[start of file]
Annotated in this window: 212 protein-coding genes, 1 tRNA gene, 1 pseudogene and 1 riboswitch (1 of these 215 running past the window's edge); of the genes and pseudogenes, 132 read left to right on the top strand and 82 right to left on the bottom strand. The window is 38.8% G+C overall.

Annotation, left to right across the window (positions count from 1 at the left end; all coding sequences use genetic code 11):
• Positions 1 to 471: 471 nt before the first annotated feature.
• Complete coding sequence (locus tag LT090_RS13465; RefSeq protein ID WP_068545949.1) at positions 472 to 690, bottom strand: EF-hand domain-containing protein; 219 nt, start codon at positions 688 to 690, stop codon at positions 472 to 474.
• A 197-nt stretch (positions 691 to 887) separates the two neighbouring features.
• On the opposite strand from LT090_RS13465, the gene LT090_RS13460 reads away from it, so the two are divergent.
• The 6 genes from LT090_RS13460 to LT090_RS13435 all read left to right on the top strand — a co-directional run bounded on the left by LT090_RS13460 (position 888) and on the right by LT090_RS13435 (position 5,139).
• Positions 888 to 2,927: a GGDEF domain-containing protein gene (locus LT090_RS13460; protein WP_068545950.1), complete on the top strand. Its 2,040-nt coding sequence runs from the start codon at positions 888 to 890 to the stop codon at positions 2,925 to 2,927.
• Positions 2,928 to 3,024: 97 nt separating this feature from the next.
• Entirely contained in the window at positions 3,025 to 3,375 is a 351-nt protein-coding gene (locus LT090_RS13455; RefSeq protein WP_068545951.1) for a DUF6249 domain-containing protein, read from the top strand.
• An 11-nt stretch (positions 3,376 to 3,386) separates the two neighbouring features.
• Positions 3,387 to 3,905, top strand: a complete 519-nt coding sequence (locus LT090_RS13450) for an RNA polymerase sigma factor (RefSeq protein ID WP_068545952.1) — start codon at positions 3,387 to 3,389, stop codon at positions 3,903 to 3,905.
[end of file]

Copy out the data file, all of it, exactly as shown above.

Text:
Annotated in this window: 212 protein-coding genes, 1 tRNA gene, 1 pseudogene and 1 riboswitch (1 of these 215 running past the window's edge); of the genes and pseudogenes, 132 read left to right on the top strand and 82 right to left on the bottom strand. The window is 38.8% G+C overall.

Annotation, left to right across the window (positions count from 1 at the left end; all coding sequences use genetic code 11):
• Positions 1 to 471: 471 nt before the first annotated feature.
• Complete coding sequence (locus tag LT090_RS13465; RefSeq protein ID WP_068545949.1) at positions 472 to 690, bottom strand: EF-hand domain-containing protein; 219 nt, start codon at positions 688 to 690, stop codon at positions 472 to 474.
• A 197-nt stretch (positions 691 to 887) separates the two neighbouring features.
• On the opposite strand from LT090_RS13465, the gene LT090_RS13460 reads away from it, so the two are divergent.
• The 6 genes from LT090_RS13460 to LT090_RS13435 all read left to right on the top strand — a co-directional run bounded on the left by LT090_RS13460 (position 888) and on the right by LT090_RS13435 (position 5,139).
• Positions 888 to 2,927: a GGDEF domain-containing protein gene (locus LT090_RS13460; protein WP_068545950.1), complete on the top strand. Its 2,040-nt coding sequence runs from the start codon at positions 888 to 890 to the stop codon at positions 2,925 to 2,927.
• Positions 2,928 to 3,024: 97 nt separating this feature from the next.
• Entirely contained in the window at positions 3,025 to 3,375 is a 351-nt protein-coding gene (locus LT090_RS13455; RefSeq protein WP_068545951.1) for a DUF6249 domain-containing protein, read from the top strand.
• An 11-nt stretch (positions 3,376 to 3,386) separates the two neighbouring features.
• Positions 3,387 to 3,905, top strand: a complete 519-nt coding sequence (locus LT090_RS13450) for an RNA polymerase sigma factor (RefSeq protein ID WP_068545952.1) — start codon at positions 3,387 to 3,389, stop codon at positions 3,903 to 3,905.